About the Author
Chad Swiatecki is a 20-year journalist who relocated to Austin from his home state of Michigan in 2008. He most enjoys covering the intersection of arts, business and local/state politics. He has written for Rolling Stone, Spin, New York Daily News, Texas Monthly, Austin American-Statesman and many other regional and national outlets.
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Eckhardt talks revenue caps, Palm School negotiation in State of the County address
At several turns during her State of the County address Thursday, Travis County Judge Sarah Eckhardt reminded listeners that in many respects, the county operates as an extension of Texas’ state government. The pluses and minuses of that framework, she said, are numerous.
Among the challenges are finding ways to manage land use in fast-growing rural areas, or funding various efforts in transportation, health and human services, and certain services related to law enforcement without revenue from local property taxes. “One thing about these constraints is it makes county government super-creative,” Eckhardt told interviewer Judy Maggio, noting that the Commissioners Court has been forced to look in some unusual places to find funding for increased transportation capacity.
“We are finding ways to make investments in transportation around populations with low opportunity and so we’re making it a health and human service issue rather than a transportation issue,” she said. “We look for low-opportunity census tracts where we pull down grants from the federal government and find other means of funding. I think toll revenue is a very appropriate revenue source for transit infrastructure.”
Throughout the hourlong conversation, Eckhardt touted the positives for the county: growing median incomes, low poverty rates and reducing the county portion of local property taxes for several years following the recovery from the 2008-09 recession.
She also expressed pride in the county’s creation of a public defender’s office, which was funded in part by a $25 million grant from a nonprofit aligned with assisting the indigent.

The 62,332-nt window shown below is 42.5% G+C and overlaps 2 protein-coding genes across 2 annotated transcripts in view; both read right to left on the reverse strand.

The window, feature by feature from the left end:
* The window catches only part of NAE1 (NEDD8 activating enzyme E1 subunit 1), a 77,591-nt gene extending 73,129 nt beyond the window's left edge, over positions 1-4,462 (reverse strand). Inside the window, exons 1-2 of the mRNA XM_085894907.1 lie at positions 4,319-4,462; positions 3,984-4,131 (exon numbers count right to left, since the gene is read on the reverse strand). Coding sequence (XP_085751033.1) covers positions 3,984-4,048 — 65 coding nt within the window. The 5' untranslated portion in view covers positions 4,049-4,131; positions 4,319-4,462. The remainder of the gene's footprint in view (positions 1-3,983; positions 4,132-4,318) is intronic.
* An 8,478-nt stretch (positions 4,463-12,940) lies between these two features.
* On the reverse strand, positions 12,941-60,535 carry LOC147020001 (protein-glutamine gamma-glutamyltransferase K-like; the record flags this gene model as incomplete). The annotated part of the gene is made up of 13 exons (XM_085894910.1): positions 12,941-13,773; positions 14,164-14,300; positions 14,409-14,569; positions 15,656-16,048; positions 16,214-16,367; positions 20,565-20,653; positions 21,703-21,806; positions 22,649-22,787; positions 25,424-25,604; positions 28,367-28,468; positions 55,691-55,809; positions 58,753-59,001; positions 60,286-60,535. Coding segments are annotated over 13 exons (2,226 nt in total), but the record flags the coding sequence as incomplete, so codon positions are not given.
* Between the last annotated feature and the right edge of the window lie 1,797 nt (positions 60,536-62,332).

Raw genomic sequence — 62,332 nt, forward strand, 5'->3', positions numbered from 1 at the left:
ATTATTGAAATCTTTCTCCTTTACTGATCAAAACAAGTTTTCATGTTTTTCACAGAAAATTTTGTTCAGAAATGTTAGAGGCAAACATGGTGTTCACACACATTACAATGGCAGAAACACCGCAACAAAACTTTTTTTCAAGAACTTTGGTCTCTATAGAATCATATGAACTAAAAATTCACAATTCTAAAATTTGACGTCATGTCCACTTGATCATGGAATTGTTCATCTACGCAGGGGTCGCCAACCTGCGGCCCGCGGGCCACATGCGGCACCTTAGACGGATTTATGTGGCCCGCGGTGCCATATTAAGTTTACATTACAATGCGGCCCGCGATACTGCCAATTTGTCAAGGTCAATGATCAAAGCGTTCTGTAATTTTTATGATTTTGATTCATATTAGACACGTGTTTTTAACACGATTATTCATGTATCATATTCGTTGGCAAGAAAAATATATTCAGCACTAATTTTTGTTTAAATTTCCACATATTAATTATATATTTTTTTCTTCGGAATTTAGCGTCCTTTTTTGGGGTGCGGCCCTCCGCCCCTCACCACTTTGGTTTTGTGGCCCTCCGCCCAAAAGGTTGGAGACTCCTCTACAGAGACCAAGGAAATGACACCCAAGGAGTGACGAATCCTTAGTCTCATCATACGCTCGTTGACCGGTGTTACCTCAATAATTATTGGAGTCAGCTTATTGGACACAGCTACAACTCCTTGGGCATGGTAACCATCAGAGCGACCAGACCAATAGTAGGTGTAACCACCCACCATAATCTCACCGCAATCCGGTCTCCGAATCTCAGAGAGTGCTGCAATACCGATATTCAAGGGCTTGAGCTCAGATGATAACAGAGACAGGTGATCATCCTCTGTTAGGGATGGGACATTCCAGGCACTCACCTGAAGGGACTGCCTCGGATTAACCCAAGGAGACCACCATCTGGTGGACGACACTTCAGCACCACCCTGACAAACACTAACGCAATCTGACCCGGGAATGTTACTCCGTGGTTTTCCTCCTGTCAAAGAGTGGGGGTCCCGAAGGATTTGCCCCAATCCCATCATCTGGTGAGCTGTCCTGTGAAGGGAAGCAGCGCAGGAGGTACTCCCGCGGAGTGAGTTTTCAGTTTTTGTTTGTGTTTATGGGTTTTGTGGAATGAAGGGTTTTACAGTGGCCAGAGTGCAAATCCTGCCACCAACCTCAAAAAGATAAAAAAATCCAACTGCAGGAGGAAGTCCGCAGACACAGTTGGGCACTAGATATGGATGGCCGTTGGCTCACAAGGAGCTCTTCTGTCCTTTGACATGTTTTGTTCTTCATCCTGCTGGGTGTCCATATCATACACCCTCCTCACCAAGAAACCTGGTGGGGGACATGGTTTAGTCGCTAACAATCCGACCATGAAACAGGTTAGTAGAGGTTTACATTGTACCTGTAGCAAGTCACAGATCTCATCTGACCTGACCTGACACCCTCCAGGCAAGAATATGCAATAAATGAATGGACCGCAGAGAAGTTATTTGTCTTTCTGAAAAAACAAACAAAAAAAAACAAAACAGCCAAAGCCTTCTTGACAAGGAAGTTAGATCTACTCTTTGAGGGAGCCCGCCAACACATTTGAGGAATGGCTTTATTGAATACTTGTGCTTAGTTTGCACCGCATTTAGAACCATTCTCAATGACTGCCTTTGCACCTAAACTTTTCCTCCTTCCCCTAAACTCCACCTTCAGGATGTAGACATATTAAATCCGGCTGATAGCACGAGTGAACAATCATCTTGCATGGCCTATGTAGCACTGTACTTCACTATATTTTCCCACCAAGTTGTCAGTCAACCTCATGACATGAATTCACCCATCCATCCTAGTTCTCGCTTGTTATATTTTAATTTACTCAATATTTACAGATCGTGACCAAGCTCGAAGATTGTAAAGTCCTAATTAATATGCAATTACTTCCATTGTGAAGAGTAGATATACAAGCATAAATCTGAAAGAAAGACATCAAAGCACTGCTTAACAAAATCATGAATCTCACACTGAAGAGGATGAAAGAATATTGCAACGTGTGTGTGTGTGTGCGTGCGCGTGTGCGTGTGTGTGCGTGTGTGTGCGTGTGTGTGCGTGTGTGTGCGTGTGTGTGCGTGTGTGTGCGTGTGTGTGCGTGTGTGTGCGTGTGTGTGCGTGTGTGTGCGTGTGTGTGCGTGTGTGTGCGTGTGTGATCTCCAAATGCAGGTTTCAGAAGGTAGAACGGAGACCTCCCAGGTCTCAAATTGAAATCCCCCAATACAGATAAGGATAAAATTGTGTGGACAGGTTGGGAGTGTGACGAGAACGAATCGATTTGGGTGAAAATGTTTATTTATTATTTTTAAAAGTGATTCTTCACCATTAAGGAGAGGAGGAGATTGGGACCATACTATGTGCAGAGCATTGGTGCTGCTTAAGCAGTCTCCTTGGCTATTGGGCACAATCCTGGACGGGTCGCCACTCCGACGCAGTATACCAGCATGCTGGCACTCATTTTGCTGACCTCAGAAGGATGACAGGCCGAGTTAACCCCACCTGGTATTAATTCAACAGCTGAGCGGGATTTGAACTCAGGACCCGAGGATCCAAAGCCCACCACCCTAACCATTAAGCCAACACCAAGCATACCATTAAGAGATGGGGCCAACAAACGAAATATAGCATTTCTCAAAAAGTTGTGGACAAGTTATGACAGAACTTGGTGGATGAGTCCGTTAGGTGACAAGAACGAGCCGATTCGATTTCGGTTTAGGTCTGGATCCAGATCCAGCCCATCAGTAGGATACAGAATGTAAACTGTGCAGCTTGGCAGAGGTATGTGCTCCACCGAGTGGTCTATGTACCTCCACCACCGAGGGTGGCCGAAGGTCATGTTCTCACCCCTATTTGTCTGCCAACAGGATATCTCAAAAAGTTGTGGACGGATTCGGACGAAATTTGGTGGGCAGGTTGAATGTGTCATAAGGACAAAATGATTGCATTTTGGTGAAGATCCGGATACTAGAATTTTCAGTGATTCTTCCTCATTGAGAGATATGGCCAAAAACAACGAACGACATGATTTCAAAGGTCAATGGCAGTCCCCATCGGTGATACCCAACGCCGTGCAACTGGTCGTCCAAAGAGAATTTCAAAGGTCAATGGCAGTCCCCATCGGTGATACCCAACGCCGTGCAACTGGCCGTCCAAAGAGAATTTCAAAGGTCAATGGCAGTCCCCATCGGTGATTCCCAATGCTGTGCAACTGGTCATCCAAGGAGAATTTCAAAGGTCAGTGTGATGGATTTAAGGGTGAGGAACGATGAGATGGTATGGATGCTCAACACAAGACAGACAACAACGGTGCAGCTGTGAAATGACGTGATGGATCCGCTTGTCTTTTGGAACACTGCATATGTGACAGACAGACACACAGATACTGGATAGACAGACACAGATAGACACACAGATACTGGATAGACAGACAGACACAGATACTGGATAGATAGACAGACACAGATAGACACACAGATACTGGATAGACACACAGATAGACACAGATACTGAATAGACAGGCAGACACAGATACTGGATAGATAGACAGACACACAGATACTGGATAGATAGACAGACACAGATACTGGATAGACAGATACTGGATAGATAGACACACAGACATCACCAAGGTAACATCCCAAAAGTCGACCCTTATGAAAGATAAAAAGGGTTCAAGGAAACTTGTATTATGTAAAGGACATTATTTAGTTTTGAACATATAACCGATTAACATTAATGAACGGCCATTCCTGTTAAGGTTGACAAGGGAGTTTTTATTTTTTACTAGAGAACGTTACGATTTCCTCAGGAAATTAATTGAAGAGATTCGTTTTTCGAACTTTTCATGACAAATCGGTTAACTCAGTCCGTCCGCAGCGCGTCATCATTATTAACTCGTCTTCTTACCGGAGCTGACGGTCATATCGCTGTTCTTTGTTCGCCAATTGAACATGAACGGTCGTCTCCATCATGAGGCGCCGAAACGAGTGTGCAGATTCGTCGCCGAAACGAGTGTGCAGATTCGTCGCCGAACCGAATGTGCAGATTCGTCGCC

Returning often to the importance of programs for health and human services, Eckhardt said she’d like to add roughly $2.5 million to the county’s annual $22 million HHS budget so the county could expand and improve its services related to mental health and substance abuse. Her preferred funding source would come from the county’s plan to develop most of the historic downtown Palm School property – an idea at odds with the city’s plans to preserve the school and the green area surrounding it.
This divergence of views has put the two governments into early negotiations for a possible land swap that would likely involve the city’s property that includes the Travis County Expo Center in East Austin.
“We still believe there is significant economic value in that (Palm School) block and we could turn that significant economic value into long-term and deeper investment into health and human services,” she said.
“We’ve been working with the city on that and the city would like to see it as a park. There are two other parks immediately adjacent to it. I’m sure we can come to some sort of agreement and I’d like to invite the public sector in to help us look at how we could re-envision that corner and still find significant reinvestment in health and human services using that property.”
While praising work the county, city and assorted nonprofits have done to spin up job training programs aimed at filling more middle-skill jobs in tech, health care and skilled trades, Eckhardt said there are financial storm clouds ahead for local governments across the state. Those come from the recently passed revenue caps put in effect by the state, which limit the annual increase in property tax levies to 3.5 percent unless voters approve a higher rate.
Those limits are expected to translate into $33 million less revenue for the county over the next five years, and an effective end to the county’s practice of lowering its annual property tax levy rate whenever possible.
“With such a low cap now, the 3.5 percent, we will no longer be able to have a real-time reduction in tax rate as the economy gets better. We will need to reserve money in case we have an economic downturn because we don’t have the flexibility of an 8 percent rollback,” she said. “It’s a big problem for us. We’d assumed that by 2025 we’d have $33 million more in tax capacity without the 3.5 percent rollback. Now with the rollback rates we’re scrambling to figure out how to pay for stuff because we have $33 million less than our planning horizon anticipated.”
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